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  • Sanika Gujarathi


The first shower of monsoon brought with it the promise of eternal bonds and a storm of emotions. My friends and I decided to have a memorable picnic before departing for different parts of the country for our higher studies. Aanya and Sara were perpetually gushing about the magical aura of the monsoon season, so after much deliberation, we decided to go for a sailing trip the very next day. We contacted a boat rental company, worked out the details and set out for 803 Hubtown the next day. The sky was mildly overcast, but the cool morning breeze was a welcome respite from the heatwave we had been facing lately. A sailboat awaited us and the old boatman welcomed us aboard. With a mighty heave on the oars, he steered us gently into the sea. The gentle breeze across the sail accelerated the pace of our boat, and moving with the wind it sped up, trying to keep up with the current beneath us. The shore was visible, but I do not think any of us wished to leave our place atop the gentle waves. We shouted with excitement and joy, letting our hands dip into the waves and turning our palms with the current. We sang until our throats chaffed and the boatman shook his head in anguish.

But soon the clouds darkened ominously and the gentle breeze transformed into a violent storm. The boat rocked violently as the strong dusty winds threatened to blow off the sail. Gone was the bonhomie, as we huddled in one corner of the boat. The old boatman yelled, warning us not to disturb the balance of the boat, but it was too late. Shrieking with fright, we were thrown into the sea as the boat capsized. Gasping for breath I came to the surface and flung my arms in despair, clutching the bottom of the overturned boat. Soon, the others broke through the maddeningly volatile waves, holding whatever part of the boat they could lay their hands on, to remain afloat. My friends and I, shocked at this turn of events and not wanting to remain in the freezing water, started to swim to safety, leaving the boatman to tend to his boat. Guilt gripped my stomach, but I convinced myself that he was used to these storms. It struck me instantly that no swimming pool could have prepared me for this. My muscles burned from working against the undertow and the waves struck my face, often choking me. To make matters worse it began to rain heavily, which completely obliterated my vision. In a matter of minutes, I was thoroughly exhausted and floated on the water gasping for breath. Glancing around I found my companions desperately trying to stay afloat.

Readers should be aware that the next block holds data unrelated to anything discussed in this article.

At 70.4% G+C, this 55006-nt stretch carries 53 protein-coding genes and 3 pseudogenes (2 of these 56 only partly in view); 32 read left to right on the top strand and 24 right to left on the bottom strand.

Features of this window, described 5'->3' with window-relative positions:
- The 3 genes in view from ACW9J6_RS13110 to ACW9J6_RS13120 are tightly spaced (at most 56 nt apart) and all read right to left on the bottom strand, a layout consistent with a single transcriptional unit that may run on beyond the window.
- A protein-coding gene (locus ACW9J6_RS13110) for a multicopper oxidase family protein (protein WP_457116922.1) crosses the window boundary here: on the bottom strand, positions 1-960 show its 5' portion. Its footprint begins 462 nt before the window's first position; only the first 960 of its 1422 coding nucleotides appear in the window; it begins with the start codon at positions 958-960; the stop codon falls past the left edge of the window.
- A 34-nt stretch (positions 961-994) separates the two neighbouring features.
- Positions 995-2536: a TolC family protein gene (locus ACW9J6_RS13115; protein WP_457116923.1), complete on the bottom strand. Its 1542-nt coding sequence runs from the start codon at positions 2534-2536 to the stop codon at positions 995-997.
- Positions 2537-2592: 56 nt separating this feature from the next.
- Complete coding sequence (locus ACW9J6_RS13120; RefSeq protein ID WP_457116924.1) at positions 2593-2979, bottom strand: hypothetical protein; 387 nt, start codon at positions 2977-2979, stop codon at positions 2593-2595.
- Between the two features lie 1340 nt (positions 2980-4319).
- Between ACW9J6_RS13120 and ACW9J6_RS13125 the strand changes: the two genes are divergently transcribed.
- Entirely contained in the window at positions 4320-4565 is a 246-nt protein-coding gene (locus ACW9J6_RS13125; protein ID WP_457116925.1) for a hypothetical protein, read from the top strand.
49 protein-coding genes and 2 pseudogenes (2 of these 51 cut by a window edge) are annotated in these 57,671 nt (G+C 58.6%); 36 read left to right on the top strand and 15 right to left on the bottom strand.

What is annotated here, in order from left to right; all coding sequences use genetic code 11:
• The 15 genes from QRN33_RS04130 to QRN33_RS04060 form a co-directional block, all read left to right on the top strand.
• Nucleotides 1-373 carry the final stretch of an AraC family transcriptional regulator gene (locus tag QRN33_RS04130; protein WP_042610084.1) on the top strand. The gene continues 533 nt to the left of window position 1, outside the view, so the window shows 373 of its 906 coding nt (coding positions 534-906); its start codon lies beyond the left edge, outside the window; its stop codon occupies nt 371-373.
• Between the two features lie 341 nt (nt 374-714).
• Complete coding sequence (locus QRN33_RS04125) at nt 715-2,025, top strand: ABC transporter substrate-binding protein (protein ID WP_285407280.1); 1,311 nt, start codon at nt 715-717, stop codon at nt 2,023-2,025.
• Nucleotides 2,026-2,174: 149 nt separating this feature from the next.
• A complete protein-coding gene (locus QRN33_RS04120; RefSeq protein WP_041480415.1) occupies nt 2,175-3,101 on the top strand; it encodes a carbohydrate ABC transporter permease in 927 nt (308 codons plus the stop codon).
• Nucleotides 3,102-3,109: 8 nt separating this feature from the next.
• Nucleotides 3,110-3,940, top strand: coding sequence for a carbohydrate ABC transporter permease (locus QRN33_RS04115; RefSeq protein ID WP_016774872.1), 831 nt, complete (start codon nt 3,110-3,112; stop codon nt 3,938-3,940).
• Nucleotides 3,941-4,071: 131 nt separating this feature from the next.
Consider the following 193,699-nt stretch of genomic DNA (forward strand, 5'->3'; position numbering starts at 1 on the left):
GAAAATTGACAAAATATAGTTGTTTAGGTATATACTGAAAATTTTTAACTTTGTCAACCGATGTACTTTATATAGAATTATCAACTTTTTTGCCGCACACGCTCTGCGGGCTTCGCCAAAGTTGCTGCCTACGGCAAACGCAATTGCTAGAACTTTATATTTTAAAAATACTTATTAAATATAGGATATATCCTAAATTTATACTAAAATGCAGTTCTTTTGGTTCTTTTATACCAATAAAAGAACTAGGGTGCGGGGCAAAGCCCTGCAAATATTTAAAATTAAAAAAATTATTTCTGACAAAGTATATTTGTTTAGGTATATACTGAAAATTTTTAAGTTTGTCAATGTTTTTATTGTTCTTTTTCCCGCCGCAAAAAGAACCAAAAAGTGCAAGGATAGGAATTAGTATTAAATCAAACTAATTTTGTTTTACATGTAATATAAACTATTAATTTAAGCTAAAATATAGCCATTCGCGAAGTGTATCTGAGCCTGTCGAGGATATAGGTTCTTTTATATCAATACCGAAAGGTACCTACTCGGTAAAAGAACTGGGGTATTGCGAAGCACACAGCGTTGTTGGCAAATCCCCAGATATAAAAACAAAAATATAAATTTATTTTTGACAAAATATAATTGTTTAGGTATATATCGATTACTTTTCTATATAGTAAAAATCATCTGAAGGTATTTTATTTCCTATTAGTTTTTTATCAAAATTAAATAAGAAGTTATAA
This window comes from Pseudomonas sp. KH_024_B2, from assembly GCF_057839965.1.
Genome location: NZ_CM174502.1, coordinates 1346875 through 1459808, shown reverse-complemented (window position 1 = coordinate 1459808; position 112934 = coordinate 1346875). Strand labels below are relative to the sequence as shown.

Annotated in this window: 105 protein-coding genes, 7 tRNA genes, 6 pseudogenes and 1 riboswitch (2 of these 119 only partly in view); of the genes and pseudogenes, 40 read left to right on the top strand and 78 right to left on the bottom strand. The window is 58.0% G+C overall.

Coincidentally, a group of fishermen witnessed our plight and came to our rescue. They hauled us into their boat and brought us to the shore. We thanked them for saving us between pants, coughing up the salty water. The close brush with death had left us cold, frightened and shuddering. Even thinking of the incident makes the hair on the nape of my neck rise. The harrowing experience managed to bring Aanya, Sara and I closer than ever before. Today, we are scattered around the country, but never fail to meet on the anniversary of our monsoon escapade.

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